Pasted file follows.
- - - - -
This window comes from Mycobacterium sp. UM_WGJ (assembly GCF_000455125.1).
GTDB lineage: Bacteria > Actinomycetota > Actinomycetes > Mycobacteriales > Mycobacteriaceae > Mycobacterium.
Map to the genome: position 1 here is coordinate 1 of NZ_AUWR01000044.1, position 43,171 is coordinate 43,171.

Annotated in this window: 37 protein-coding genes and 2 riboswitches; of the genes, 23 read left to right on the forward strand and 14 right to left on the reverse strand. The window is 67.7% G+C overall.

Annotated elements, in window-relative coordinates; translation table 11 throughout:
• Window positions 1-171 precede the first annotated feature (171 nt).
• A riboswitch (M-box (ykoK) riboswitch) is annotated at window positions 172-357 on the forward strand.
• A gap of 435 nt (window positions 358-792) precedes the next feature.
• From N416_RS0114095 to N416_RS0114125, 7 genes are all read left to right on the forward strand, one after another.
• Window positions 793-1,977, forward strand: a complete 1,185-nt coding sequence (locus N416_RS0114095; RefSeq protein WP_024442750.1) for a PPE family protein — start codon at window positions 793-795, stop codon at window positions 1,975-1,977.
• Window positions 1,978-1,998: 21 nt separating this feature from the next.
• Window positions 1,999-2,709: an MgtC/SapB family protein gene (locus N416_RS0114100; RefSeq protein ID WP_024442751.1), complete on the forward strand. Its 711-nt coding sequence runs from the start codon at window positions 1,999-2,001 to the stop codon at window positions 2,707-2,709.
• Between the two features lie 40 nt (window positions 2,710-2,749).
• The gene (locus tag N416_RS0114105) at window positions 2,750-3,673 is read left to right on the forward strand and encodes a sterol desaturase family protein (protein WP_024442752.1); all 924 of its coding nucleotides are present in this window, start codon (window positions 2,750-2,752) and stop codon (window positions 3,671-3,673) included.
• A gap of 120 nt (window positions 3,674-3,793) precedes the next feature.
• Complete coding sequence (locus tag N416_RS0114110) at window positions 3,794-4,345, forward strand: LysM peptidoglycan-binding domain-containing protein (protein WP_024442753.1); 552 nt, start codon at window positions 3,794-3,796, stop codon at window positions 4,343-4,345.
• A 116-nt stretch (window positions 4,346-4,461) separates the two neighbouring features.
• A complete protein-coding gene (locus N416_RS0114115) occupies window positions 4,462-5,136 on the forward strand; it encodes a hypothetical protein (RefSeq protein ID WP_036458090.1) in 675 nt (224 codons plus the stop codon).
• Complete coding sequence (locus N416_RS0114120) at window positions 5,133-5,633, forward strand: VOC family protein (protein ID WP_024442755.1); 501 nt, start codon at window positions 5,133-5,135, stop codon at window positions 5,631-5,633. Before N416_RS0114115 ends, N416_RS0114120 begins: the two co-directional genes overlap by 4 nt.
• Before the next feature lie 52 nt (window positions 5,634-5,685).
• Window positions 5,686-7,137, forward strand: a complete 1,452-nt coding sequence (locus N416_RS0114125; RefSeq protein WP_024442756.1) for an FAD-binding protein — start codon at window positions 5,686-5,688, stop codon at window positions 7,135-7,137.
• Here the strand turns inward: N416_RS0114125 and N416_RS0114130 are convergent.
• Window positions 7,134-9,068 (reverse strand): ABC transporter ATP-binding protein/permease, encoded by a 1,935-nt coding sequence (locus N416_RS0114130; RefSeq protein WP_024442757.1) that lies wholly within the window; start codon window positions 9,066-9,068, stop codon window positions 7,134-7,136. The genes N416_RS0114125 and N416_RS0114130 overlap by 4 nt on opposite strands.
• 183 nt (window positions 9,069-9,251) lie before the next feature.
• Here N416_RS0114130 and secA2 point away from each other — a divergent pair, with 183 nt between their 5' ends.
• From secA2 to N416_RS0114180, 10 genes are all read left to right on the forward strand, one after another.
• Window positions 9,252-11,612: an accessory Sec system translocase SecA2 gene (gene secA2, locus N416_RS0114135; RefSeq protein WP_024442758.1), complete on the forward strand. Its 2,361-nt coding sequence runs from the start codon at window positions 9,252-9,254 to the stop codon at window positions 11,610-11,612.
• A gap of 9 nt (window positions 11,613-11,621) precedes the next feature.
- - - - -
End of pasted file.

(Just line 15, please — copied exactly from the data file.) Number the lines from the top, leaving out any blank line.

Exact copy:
• A gap of 120 nt (window positions 3,674-3,793) precedes the next feature.